In mid-1960s Britain, rock 'n' roll wasn't played on the state-run radio, but instead was beamed from pirate-radio ships offshore. Richard Curtis' ensemble film is a comedic valentine to that past, when radio was staffed by folks who loved music. (In those days, radio done right could carry a whiff of vicarious anarchy.)
His film tracks a few loose months aboard the Radio Rock boat, where the thinnest of subplots involve the threat of a government crackdown and a cute kid losing his virginity. Mostly, we just loll around with the "crazy" disc jockeys, as they play great rock, pop and soul tunes, and revel in various freedoms including sex and drugs. Who wouldn't want to be a rock 'n' roll pirate?!
While there were influential pirate-radio ships, much about Radio Rock -- calmly afloat in a mysteriously balmy part of the North Sea -- feels as historically authentic as a boy band. The last reel is particularly ridiculous plot-wise; it's also where Curtis stops spinning great 45s and ladles on the crappy movie music, making it doubly bad.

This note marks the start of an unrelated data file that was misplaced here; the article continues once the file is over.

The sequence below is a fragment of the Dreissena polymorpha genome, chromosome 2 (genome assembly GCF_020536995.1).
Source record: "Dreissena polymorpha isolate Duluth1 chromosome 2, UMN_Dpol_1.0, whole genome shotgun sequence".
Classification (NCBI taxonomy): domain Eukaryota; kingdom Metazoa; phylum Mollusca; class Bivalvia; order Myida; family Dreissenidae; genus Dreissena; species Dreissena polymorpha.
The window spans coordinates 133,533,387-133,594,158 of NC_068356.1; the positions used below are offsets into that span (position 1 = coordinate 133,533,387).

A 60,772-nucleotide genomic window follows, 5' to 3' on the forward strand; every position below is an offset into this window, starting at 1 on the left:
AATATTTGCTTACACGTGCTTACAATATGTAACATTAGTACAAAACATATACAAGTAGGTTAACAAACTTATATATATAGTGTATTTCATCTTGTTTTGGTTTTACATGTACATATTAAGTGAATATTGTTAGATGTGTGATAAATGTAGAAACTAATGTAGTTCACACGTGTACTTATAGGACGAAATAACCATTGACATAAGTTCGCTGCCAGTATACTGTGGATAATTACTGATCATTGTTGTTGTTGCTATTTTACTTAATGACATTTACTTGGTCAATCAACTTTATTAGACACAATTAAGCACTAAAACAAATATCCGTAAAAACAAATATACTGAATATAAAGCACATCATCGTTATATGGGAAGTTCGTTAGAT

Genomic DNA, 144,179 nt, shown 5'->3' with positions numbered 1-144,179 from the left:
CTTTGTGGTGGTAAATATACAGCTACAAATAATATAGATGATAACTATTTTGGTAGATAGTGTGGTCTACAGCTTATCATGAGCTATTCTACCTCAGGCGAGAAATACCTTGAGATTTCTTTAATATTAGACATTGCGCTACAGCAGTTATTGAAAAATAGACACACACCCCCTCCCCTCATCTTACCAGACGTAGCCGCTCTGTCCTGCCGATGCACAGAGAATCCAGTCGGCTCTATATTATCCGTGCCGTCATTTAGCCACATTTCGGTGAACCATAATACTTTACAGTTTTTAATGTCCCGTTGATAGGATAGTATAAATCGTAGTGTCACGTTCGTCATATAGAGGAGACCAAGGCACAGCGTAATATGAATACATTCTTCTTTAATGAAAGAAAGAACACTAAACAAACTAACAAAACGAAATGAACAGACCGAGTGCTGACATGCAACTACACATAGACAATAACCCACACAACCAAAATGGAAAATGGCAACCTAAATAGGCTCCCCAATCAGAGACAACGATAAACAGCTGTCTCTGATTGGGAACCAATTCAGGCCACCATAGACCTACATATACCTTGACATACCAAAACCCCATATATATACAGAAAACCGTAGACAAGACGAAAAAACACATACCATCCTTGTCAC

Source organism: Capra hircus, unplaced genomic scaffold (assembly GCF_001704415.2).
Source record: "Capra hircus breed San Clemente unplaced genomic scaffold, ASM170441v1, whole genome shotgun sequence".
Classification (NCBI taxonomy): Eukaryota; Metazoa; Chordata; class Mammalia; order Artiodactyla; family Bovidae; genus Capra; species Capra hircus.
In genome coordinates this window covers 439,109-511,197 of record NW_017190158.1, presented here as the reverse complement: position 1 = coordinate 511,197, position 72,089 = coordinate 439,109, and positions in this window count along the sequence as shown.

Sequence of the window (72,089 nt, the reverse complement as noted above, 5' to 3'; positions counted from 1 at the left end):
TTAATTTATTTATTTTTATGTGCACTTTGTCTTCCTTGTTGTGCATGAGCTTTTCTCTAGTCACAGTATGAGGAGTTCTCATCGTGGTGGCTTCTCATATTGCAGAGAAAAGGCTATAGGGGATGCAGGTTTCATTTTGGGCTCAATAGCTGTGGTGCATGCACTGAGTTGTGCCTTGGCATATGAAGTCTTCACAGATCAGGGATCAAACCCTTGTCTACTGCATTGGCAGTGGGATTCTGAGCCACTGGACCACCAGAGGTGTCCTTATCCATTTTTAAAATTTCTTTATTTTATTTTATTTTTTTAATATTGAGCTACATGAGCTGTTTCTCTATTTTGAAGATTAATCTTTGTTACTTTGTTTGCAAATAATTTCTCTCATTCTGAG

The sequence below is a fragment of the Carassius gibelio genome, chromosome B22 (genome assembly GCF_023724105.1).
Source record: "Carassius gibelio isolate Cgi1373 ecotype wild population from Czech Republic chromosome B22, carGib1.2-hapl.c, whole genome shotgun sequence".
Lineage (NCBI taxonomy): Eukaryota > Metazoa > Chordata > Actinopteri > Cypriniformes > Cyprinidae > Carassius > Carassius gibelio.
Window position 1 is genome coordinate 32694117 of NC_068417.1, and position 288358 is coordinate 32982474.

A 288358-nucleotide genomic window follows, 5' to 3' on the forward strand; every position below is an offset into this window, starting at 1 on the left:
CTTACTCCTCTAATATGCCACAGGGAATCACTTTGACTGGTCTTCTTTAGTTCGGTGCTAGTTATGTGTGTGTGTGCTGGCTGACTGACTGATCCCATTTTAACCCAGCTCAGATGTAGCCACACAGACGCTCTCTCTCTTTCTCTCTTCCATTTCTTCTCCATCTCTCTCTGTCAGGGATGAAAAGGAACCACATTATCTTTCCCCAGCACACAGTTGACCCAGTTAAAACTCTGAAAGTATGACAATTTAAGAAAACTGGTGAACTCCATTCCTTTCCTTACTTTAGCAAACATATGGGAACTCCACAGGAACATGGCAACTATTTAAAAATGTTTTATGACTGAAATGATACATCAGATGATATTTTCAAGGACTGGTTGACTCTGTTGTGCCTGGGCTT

But anyone nostalgic for those pre-MTV days when radio still mattered will find the film an entertaining medley of laughs and memories, edged in the bittersweet. (As depicted in the film, I was one of those kids who kept a radio in my bed.)
The big cast means the cabin is packed with your favorite indie actors, all having a ball, preening about in striped trousers and velveteen jackets. It's mostly Brits onboard -- Kenneth Branagh, Bill Nighy, Rhys Ifhans, Nick Frost and Emma Thompson -- plus a Yank (Philip Seymour Hoffman) and a Kiwi (Rhys Darby, from Conchords). Starts Fri., Nov. 13.